Shelia Watson and GCAN volunteers Marva Johnson and Tashunda Mosley at a recent volunteer mix. Credit: Courtesy of Maple Smith

Every Monday and Wednesday at 5 p.m., and twice a month on Saturdays, Smith and Watson hold a table at the Percy Memorial Library, a public library in downtown Greenville. When GCAN started in April, they waited hours for anyone to come. But word spread quickly when Smith and Watson enlisted volunteers in local fraternities, sororities and churches. As more and more students showed up, they referred their friends to Smith and Watson.

Now the two women hear from so many students who want help with the FAFSA that they respond to requests at all hours of the day. At 7:30 p.m. on a recent Friday night, Smith planned to help a student complete the FAFSA over Zoom. She heard about two students already in college who wanted her help talking to the financial aid office.

Over the next year, Simmons said the mayor’s office plans to expand the initiative, including changing its name to Greenville College Access and Attainment Network.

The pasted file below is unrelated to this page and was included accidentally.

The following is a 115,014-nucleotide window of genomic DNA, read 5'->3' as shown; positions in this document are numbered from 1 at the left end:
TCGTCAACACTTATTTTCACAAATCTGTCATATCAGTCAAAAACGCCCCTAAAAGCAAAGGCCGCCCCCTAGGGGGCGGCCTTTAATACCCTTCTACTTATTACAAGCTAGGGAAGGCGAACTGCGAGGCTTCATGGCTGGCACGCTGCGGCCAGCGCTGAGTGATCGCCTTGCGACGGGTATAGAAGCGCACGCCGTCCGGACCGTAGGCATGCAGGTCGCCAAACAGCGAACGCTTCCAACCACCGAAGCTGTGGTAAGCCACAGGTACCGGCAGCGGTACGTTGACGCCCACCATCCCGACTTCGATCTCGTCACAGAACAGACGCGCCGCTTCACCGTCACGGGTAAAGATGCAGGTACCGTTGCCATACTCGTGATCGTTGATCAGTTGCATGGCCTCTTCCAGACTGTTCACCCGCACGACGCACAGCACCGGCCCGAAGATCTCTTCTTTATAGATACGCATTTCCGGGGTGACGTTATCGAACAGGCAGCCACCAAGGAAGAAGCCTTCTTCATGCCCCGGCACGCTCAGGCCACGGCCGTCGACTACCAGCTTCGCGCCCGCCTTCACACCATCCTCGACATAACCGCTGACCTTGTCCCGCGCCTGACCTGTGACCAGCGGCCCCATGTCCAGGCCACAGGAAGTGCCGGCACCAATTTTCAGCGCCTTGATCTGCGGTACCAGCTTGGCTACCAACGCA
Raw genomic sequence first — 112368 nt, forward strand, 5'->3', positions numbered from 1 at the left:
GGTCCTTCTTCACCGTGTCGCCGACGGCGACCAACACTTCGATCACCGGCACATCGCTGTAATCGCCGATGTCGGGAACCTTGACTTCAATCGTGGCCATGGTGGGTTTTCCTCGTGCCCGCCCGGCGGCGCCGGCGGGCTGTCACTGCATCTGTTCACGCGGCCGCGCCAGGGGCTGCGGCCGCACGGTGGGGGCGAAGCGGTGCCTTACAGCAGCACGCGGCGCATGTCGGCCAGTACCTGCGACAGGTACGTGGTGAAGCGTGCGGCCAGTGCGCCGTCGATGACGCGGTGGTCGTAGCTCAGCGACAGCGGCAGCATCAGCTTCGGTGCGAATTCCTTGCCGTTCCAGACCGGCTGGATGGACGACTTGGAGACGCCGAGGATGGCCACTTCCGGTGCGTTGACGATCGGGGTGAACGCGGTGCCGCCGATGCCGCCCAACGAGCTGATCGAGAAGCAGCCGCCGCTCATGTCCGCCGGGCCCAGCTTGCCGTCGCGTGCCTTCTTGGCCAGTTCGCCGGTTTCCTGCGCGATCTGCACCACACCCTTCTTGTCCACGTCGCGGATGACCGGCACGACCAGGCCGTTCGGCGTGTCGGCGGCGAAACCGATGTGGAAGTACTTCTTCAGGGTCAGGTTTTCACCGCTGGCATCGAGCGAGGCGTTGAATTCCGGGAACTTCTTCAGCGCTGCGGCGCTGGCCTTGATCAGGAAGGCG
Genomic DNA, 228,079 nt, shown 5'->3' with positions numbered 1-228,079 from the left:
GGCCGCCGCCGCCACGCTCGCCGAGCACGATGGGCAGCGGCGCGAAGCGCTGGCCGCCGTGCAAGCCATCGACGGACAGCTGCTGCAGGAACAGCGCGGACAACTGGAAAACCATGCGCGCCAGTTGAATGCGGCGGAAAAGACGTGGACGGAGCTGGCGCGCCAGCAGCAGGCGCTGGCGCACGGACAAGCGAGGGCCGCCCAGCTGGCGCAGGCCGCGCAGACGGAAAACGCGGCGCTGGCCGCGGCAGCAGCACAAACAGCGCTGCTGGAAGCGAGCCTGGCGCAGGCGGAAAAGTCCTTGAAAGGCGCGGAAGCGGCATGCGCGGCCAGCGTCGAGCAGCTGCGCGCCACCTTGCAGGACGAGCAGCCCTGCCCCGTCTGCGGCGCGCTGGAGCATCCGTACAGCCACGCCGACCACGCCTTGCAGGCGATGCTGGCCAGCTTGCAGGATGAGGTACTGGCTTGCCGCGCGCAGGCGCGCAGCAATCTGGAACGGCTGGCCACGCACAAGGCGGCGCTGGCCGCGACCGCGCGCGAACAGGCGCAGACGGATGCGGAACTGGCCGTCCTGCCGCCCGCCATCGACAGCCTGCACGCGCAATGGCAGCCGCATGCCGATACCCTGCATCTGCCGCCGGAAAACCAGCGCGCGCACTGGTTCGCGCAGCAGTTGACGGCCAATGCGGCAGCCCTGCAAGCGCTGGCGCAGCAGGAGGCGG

The addition of the word “achievement” signals a commitment from the mayor’s office to bring students back to Greenville after they graduate from college, Simmons said. The network will also expand to support this goal: White, the MSU professor, has received a new grant from AmeriCorp that will add 15-20 GCAN members to work as student mentors, essentially formalizing the work that currently do Smith and Watson.

Like Smith, Watson was born and raised in Greenville but left to attend college at Mississippi Valley State University. She worked in adult education under the Mississippi Department of Labor. Now Watson teaches English Language Arts at Weddington Elementary, where she is a sixth grade graduate.

Watson has seen the difference any post-secondary degree can make in a student’s life. Her hope for the students is that once the students graduate, they will return to Greenville like she did.

“It’s up to the student…to give back to their community before they go somewhere else,” Watson said. “That’s what we see now: students helping out, giving back to family first.”

Editor’s Note: Get2College is a program of the Woodward Hines Education Foundation, a Mississippi Today donor.

— Article credit to Molly Minta of Mississippi Today —